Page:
“It really pisses me off,” Garcia said. “Because I’m really well-prepared when I go out there. I know the situation. I know every thing that’s going on and then all of a sudden ‘Boom!’ he got thrown out at the plate. Down six. It doesn’t make any sense.”
That’s about the best I could salvage for a family paper.
He wasn’t as upset about getting Lopez thrown out by 10 feet in the second inning when he tried to test the cannon arm of rookie right fielder Delmon Young.
“It was the first time we played them,” Garcia said. “I didn’t know he had such a good arm. But now I know.”
Oh he knows, all right. He’ll know a lot more by the time manager Mike Hargrove finishes talking to him about what went on. Hargrove wouldn’t comment on the plays, but he clearly wasn’t pleased.
Hargrove is also holding his breath on Ramirez’s health status. He’ll know more after the pitcher sees a doctor in Kansas City tomorrow. The Mariners will likely have to call up another arm from Class AAA with their long relievers now gassed.
Ichiro summed it up best after going 3-for-5 with a two-run homer in his 1,000th major league game.
“It was a game that was very easy for us to win,” he said. “So, it was not fun at all.”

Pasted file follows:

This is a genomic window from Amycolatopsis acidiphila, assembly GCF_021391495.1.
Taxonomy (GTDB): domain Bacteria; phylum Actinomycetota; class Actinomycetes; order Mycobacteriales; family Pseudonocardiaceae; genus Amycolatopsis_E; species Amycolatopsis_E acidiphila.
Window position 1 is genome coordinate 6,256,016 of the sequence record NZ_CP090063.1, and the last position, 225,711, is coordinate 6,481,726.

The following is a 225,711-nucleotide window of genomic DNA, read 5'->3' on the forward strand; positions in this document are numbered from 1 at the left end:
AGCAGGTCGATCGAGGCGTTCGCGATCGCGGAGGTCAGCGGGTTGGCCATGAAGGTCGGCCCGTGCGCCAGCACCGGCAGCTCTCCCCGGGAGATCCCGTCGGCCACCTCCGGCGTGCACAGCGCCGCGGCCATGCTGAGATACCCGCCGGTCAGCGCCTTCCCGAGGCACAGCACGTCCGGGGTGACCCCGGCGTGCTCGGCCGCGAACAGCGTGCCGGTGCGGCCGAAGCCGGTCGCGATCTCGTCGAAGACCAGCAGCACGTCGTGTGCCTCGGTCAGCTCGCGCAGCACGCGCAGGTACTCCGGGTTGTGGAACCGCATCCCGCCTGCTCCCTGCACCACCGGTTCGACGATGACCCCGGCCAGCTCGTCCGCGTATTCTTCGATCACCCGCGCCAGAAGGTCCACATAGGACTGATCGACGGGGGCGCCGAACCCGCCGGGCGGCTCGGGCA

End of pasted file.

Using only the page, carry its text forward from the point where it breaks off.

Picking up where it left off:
Had a good conversation with Ichiro about what’s ahead in his next 1,000 games, which he hopes to play. I asked him whether he still wants to pitch for someone and he confirmed that yes, it’s a dream of his. He then told me about an all-star games in Japan back in 1996 in which he was brought in to pitch with two out in the ninth inning.
The opposing hitter was Hideki Matsui. The crowd went nuts. But the opposing manager spoiled the picnic by bringing onetime White Sox closer Shinjo Takatsu in to pinch-hit for Matsui. Say what? Ichiro felt the same way.
“The best way I can express it to you,” Ichiro said, “is that the fans were going crazy, I felt like boiling hot water and in an instant I became like ice.”
He didn’t try all that hard. Told me he saved his splitter for another day.